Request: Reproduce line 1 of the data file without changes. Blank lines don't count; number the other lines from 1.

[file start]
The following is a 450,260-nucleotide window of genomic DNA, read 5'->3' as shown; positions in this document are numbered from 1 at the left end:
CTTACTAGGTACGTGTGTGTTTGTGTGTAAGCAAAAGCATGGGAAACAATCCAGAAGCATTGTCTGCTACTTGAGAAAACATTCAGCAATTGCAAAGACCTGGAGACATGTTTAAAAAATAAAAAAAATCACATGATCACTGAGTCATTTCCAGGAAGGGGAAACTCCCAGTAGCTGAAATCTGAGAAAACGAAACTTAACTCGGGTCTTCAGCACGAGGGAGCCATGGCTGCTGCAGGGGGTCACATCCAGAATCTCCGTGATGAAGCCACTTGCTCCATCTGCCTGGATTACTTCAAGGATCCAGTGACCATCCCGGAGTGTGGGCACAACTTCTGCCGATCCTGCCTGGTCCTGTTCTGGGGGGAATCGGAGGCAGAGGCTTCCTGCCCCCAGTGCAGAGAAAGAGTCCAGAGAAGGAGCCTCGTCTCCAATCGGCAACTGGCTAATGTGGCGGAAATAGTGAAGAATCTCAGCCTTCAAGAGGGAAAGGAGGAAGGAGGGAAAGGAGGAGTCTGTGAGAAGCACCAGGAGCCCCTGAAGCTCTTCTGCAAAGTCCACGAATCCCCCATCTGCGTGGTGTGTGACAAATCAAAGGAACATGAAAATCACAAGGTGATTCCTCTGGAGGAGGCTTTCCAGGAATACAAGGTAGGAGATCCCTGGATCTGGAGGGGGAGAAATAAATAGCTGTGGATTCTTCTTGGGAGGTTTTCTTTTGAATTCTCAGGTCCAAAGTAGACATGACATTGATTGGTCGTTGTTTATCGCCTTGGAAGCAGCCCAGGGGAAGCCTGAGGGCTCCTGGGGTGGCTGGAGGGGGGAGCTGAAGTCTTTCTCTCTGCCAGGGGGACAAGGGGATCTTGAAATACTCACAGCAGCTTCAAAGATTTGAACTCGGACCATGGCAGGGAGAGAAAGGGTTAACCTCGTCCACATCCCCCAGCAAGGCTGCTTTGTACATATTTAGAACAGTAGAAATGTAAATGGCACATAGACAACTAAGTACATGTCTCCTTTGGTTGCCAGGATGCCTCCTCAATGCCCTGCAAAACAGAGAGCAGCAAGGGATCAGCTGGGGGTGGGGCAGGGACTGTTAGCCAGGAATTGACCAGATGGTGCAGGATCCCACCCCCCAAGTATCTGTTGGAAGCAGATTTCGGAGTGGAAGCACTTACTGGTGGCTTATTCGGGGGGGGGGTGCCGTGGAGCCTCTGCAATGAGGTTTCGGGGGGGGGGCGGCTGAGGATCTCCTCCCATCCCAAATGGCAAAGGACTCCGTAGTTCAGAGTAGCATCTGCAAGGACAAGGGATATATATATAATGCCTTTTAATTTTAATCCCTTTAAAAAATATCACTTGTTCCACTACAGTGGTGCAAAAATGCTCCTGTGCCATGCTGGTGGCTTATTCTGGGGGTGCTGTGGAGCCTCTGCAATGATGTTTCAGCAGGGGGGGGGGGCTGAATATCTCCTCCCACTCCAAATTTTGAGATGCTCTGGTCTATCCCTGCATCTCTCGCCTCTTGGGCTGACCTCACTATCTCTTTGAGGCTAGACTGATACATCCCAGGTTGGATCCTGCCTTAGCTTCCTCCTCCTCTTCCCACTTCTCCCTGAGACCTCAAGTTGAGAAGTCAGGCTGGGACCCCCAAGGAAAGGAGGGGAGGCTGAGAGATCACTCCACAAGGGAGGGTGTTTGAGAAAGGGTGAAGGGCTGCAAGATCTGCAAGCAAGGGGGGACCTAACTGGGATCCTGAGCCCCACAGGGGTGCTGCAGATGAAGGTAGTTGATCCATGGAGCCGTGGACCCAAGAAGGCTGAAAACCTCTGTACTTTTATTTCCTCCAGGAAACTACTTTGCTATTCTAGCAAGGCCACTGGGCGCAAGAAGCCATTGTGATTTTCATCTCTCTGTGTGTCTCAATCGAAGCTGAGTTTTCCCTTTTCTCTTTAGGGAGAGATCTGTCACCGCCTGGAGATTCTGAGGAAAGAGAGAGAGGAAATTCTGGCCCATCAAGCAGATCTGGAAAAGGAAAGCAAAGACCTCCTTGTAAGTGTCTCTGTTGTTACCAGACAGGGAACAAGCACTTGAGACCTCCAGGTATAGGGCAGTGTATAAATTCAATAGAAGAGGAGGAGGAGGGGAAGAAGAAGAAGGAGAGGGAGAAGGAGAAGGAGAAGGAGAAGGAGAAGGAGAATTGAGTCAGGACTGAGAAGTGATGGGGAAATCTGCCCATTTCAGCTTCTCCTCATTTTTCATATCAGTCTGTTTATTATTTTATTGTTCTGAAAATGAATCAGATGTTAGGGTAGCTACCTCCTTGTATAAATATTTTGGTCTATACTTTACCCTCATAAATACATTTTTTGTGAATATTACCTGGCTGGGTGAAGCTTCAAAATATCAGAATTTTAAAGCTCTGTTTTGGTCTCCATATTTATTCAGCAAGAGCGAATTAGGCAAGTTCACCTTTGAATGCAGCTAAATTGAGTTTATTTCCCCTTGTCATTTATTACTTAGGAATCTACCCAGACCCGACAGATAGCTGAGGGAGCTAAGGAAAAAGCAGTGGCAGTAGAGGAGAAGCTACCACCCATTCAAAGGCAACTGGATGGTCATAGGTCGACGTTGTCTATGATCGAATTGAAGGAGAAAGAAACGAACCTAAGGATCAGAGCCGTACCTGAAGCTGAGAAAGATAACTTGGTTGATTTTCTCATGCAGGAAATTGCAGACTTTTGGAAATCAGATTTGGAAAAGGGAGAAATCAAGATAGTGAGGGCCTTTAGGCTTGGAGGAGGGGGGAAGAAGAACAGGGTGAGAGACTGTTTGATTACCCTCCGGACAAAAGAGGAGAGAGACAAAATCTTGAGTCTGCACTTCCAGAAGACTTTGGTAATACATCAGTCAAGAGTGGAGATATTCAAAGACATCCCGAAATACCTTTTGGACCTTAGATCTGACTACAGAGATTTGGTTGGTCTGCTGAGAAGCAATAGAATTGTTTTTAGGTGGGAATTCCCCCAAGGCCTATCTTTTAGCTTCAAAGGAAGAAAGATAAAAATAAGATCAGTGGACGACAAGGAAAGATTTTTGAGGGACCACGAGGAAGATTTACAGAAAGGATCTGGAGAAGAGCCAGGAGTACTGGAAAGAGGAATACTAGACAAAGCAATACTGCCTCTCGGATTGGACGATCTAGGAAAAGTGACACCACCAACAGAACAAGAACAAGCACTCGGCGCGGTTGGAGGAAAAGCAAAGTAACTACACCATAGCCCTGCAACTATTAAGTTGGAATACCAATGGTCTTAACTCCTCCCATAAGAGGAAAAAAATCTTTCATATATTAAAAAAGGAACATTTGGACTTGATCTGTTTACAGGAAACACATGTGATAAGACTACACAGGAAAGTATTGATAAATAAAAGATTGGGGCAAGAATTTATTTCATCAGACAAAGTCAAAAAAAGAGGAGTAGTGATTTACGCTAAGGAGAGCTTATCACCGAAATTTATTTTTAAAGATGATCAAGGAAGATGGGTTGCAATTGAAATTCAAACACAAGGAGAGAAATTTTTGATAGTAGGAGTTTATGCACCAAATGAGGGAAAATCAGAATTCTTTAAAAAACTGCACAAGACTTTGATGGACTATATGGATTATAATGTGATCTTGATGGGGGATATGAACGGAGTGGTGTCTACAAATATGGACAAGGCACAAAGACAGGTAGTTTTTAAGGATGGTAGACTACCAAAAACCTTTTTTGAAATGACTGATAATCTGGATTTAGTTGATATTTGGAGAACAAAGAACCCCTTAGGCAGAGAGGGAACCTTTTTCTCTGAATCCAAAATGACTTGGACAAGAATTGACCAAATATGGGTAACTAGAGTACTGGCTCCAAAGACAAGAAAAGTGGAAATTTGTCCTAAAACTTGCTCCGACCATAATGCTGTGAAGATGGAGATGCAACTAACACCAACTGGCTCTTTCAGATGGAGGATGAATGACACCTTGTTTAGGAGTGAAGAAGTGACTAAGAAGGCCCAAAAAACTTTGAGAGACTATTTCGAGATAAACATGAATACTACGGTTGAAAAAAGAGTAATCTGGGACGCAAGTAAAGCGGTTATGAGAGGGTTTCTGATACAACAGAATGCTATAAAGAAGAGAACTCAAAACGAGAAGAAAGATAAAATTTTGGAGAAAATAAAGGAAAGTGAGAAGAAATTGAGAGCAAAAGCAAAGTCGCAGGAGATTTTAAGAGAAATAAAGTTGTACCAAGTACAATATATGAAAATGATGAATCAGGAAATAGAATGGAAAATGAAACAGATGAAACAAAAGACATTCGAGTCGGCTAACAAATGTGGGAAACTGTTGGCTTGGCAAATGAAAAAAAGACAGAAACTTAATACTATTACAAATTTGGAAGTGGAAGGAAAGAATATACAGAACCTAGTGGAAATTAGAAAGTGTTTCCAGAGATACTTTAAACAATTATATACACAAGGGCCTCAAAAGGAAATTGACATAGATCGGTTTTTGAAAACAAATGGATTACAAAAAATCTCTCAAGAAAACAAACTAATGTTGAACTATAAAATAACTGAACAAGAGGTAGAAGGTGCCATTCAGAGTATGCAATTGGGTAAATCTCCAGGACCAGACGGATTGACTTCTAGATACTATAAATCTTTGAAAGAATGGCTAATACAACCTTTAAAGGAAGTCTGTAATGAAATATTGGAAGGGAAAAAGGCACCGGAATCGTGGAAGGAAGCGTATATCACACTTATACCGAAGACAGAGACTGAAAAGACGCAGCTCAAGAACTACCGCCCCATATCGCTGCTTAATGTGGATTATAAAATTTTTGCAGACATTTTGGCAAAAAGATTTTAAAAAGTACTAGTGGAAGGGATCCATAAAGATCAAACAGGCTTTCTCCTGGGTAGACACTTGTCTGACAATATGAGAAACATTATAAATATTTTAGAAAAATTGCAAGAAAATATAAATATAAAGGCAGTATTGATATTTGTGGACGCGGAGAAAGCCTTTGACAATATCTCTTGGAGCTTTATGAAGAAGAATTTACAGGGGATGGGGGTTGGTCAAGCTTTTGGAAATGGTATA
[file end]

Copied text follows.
The following is a 450,260-nucleotide window of genomic DNA, read 5'->3' as shown; positions in this document are numbered from 1 at the left end: